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From Claus Ibsen <>
Subject Re: [DISCUSS] Semantics of IN and OUT (was: Faults and Exceptions in Camel)
Date Sun, 12 Jul 2009 09:23:45 GMT

Starting the kettle to brew me a grok of hot coffee, as its sunday
morning and I guess I got the energy to toss in my 2$ in the bucket of
Now that we are into the open talks and that it seems we can open the
box with the IN, OUT, FAULT again.

I advocate for only one message on the implementation side. On the API
side we could still have some notion of IN / OUT to keep the API
migration / impact simpler. But at the end having one message API
makes it simpler. There could be a boolean to test whether an output
has been set or not. Just as if we have a test for fault.

Proposed Exchange API

  Message getMessage()
  void setMessage(Message msg);

  boolean messageChanged();
   -- false = message have newer been mutated, eg its still the same input
   -- true = the message or message body have been mutated in some way
(setMessage or setBody called)
   -- need to find a good name for this method, eg testing whether the
message have been changed/updated or not

That leaves us with a simple API.

Then we do not need to worry about all the message management
internally in Camel, where we need to figure out whether to set data
on IN or OUT and what else we kinda do, and it gets a bit complex over
time how to do this correctly.

MEP: InOnly
Now we can do as Hadrian want. Newer return something in OUT. And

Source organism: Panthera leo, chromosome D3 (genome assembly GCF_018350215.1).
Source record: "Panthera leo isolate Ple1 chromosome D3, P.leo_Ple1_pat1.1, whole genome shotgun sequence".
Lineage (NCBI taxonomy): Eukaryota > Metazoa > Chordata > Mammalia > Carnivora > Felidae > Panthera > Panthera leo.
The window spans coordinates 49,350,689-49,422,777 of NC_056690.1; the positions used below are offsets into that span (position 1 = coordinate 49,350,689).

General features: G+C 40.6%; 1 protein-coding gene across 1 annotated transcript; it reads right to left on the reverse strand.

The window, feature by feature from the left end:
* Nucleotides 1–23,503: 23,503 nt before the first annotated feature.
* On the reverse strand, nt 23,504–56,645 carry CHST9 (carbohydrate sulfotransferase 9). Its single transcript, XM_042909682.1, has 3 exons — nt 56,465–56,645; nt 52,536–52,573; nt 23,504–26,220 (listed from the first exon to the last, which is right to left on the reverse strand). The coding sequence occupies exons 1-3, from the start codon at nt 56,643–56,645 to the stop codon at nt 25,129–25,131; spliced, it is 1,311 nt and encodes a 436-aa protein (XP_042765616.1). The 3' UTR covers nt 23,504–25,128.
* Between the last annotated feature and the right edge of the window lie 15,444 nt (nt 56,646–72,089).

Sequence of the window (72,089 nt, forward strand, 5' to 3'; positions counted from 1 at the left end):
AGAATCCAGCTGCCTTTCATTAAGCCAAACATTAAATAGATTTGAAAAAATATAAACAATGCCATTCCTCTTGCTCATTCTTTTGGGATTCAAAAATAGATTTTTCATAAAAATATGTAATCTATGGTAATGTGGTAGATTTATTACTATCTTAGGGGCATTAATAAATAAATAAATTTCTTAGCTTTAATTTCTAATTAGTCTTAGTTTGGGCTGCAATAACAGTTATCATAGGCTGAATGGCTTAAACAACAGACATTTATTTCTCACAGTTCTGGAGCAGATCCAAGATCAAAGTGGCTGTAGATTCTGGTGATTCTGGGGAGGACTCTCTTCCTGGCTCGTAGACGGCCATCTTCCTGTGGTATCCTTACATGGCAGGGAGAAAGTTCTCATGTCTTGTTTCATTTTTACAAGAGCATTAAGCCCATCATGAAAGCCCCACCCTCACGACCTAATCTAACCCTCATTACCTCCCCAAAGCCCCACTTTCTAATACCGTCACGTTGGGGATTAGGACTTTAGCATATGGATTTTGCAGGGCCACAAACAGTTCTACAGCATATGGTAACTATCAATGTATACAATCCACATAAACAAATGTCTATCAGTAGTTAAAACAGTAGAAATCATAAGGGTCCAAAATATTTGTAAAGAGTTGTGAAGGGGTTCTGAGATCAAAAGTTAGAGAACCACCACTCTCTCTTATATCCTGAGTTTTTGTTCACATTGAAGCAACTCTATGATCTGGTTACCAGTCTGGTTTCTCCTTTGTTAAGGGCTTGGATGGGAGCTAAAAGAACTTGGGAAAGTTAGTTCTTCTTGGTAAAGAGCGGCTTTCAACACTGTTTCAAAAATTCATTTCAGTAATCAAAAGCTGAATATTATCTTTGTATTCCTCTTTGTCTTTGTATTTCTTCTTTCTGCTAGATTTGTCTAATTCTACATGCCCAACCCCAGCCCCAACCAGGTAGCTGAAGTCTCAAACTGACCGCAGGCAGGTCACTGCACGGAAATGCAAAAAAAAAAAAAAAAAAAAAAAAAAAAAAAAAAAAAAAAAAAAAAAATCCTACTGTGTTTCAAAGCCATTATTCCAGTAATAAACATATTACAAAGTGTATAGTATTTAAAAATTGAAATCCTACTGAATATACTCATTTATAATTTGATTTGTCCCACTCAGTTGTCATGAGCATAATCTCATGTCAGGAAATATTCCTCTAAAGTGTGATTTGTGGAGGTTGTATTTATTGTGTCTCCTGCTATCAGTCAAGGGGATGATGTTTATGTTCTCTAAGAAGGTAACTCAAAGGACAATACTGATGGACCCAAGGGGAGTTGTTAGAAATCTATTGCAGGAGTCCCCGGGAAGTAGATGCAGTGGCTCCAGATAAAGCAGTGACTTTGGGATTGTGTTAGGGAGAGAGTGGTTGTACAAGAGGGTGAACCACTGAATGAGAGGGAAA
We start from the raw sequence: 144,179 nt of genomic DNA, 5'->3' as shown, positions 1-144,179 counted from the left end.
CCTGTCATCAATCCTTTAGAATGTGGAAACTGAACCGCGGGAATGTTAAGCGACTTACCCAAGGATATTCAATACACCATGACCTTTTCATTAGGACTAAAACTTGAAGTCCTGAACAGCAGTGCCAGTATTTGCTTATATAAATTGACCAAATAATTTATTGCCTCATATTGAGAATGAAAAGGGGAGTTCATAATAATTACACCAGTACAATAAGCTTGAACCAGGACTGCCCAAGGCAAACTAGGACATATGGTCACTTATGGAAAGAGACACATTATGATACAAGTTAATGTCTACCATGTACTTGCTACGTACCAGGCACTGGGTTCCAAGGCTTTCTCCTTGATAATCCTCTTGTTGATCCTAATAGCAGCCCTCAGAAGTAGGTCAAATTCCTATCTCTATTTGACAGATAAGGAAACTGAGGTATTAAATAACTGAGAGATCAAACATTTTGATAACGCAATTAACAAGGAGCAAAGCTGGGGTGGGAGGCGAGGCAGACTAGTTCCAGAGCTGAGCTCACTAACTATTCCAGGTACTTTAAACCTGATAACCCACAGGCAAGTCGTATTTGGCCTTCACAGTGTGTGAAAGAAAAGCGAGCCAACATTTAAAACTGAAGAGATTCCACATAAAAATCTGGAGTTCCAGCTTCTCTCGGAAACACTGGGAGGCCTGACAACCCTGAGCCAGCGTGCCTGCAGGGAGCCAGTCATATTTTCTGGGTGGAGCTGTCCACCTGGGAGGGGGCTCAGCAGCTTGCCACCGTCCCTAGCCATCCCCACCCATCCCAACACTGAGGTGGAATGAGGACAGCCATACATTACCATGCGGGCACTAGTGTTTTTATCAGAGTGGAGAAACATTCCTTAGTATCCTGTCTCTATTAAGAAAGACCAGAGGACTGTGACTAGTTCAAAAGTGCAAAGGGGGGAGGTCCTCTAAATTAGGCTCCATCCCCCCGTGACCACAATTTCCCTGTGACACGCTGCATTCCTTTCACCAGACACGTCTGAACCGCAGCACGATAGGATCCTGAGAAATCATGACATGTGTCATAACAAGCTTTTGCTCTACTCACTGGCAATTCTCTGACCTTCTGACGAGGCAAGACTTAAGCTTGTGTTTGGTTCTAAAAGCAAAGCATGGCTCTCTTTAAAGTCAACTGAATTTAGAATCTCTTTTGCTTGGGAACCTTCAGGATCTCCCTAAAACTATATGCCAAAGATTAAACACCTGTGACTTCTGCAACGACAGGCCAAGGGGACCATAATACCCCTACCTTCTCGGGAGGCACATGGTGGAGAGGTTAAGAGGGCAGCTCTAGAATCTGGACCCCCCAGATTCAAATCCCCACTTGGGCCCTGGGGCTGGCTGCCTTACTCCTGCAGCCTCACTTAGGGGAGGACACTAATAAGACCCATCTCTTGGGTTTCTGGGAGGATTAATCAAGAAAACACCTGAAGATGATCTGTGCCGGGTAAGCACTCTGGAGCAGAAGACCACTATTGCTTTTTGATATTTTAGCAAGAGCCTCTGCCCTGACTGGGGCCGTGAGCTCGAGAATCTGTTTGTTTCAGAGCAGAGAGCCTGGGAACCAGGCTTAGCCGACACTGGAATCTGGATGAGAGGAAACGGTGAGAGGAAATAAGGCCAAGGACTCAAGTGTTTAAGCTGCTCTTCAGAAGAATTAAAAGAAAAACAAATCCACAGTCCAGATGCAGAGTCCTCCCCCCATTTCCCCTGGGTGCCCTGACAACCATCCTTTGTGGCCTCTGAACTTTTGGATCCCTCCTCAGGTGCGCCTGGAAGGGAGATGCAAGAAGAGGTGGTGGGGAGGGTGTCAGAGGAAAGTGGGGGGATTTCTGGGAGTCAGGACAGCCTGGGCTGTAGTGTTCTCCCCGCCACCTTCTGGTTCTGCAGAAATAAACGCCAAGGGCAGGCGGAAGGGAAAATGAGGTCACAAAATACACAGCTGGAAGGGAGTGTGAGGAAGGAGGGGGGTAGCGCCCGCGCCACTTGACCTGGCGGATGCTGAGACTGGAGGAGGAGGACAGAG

leave the original input on the Exchange.
Here we need to use James CopyOnWrite technique so we can preserve the
original message in case its mutated during routing.

MEP: InOut
If an OUT message have been set (eg there is a reply), can be
determined if the messageChanged() == true. (then its not the original
message anymore). And yes the current code does this. It will just
copy whatever there is in IN and use it as OUT if no OUT was set.
With this proposal this will be improved as its easier to determine if
there is an OUT message or not.

Original message
Currently there is an API to get the original message from the
UnitOfWork as its needed when doing redeliveries and a message was
and had to be moved to the dead letter channel. Then it makes much
more sense to move the original message than the current mutated
( i wonder if it should be default behavior )

Another benefit with a single getMessage() is that end users using
AggregationStrategy will not be confused how to use it.
Should I look in IN or OUT. And the current code can actually be a
"lucky draw" as whether the data is in IN or OUT depending on facts
such as how the route path is.
We can even change it to pass in Message object instead of bare bone
Exchange. You can always go from Message to exchange using

All the processors / components / data formats
Logic will be easier as well as they do not need to cater for IN / OUT
and where and how to set a result. Just work on the Message.

Use @deprecated for steady migration